Dame Prue Leith has joined the debate over whether or not it is acceptable to bring cake into the office, and surprisingly, the Great British Bake Off judge is having none of it.
Earlier this week the head of the UK’s food watchdog suggested that people should not bring cake into the office for the sake of the health of their colleagues.
Professor Susan Jebb, chair of the Food Standards Agency, said although it is a choice to eat sweets, people can help each other by providing a “supportive environment”.
She then went on to compare bringing cake to the office with passive smoking.
He told The Times: “With smoking, after a very long time we have reached a place where we understand that individuals have to make some effort but we can make their efforts more successful by creating a supportive environment “
During an appearance on Times Radio on Friday, Prue insisted that comparing bringing cake to the office with second-hand smoke was “no way to tackle the obesity crisis”.
“It’s not a good idea to tell people they can’t have the things they want,” Prue said.
“This is no way to deal with the obesity crisis.
“I think it’s a bad idea to just say to people, You shouldn’t eat cake and that taking cake into the office is like passive smoking. I think we need to say yes, of course, you should have cake once in a while.” Must eat, eating too much is not good.
“And we should be encouraging people to learn about food, not just lecturing them to eat the wrong foods.”
Prue then went on to quote Henry Dimbleby’s Food Strategy Reportdescribing it as “the best government document ever”.
“What he is saying is that we should tax sugar, salt and food items and we should spend that money on helping people who are in the cycle of eating junk food, bBecause they can’t cook and they don’t understand about food; Vulnerable people, disadvantaged people who are most at risk of obesity and most likely to be eating really bad food,” Prue said.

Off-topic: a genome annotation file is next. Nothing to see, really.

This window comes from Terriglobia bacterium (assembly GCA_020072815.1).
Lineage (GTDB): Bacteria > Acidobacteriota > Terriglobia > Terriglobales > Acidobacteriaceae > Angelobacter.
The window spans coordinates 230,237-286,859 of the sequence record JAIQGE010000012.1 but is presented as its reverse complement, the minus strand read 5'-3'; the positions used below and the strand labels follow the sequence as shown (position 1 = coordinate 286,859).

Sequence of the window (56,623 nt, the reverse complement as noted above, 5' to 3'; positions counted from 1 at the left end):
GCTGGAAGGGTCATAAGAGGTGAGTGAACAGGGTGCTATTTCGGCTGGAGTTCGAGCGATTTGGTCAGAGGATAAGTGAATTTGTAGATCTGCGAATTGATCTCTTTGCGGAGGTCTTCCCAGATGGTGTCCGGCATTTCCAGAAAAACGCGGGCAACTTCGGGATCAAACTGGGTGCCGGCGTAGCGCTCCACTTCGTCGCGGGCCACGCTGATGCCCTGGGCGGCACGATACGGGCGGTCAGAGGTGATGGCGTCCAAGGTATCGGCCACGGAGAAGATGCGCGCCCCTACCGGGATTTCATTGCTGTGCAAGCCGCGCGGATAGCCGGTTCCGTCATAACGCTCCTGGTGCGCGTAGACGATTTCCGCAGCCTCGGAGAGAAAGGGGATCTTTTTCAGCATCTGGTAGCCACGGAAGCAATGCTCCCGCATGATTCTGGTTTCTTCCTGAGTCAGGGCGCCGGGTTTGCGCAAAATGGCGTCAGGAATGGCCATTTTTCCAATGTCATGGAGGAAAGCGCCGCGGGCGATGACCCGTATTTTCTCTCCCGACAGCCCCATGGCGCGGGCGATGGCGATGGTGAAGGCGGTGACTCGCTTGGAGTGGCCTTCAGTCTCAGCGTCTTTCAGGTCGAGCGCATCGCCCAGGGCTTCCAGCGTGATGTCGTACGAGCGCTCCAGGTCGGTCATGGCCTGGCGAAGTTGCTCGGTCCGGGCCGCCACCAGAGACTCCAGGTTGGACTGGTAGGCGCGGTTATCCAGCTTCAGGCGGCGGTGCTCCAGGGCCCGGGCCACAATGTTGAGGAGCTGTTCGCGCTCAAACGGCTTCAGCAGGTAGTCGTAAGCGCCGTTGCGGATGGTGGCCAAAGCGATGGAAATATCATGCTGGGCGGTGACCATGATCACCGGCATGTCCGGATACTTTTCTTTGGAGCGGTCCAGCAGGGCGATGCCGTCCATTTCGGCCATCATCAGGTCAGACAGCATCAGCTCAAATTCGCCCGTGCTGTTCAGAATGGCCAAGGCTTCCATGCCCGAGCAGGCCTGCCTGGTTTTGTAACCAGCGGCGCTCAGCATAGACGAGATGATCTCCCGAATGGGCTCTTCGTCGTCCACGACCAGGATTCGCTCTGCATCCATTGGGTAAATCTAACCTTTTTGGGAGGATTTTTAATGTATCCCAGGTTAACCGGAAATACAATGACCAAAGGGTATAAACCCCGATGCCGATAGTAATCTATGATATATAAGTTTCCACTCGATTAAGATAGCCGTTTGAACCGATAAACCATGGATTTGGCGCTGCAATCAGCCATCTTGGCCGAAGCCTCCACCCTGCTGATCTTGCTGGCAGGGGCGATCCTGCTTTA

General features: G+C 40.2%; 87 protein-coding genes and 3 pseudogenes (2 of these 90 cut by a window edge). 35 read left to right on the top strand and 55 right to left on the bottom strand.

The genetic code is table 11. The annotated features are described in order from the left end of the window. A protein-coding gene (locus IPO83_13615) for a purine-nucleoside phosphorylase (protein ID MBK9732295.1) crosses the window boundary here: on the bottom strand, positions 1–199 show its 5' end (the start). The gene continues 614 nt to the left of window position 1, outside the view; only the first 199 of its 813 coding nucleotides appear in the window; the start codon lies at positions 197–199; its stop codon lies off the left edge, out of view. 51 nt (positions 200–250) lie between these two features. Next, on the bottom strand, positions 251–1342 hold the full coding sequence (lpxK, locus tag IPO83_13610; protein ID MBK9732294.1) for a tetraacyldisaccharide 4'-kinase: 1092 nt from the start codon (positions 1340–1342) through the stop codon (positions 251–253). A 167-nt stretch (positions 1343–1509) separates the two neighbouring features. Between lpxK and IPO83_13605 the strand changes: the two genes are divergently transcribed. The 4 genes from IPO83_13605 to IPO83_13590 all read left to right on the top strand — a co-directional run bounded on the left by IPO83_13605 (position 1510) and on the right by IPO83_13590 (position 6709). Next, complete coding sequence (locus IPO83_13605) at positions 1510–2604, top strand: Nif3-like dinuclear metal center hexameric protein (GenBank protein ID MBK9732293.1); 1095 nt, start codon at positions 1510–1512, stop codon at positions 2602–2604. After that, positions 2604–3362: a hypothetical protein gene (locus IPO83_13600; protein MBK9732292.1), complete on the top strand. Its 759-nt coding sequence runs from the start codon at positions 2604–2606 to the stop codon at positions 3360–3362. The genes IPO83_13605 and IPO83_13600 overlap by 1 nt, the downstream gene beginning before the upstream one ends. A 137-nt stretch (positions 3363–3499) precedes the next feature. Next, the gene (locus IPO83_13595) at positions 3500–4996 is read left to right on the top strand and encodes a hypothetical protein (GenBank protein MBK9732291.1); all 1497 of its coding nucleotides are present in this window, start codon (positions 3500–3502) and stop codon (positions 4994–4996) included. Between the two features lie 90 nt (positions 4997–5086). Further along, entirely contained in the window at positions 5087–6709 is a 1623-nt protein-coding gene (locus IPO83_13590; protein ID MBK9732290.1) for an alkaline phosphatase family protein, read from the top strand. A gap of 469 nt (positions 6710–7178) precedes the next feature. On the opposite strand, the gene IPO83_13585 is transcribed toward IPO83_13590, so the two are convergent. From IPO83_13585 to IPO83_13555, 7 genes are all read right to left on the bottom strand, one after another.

“They’re the people who will suffer if we ban it. But if we make it more expensive by taxing it, sure they’ll eat a lot less of it, but if the tax money goes into making healthy food more accessible and affordable to vulnerable people The money is spent on making food affordable and giving cooking lessons to families and children and teaching them about it. Changing attitudes towards food and eating… We need to change people’s attitudes.’
Prue is not the only one to speak out against Professor Susan Jebb’s comment.
Mark Littlewood, director general of the liberal think-tank IEA, said it was “just ridiculous”, while Dr Helen Wall, a GP in Bolton, told the BBC: “If someone can have their cake, you don’t get to eat it.” People have to take some responsibility for this.
And according to at least one SNAP poll, the general public is unlikely to follow the advice any time soon.
YouGov asked more than 5,000 Brits what they thought about bringing unhealthy foods (“such as cake or doughnuts”) into the office, and revealed that 77 per cent thought it was “completely wrong”. ” or “to some extent” is acceptable.
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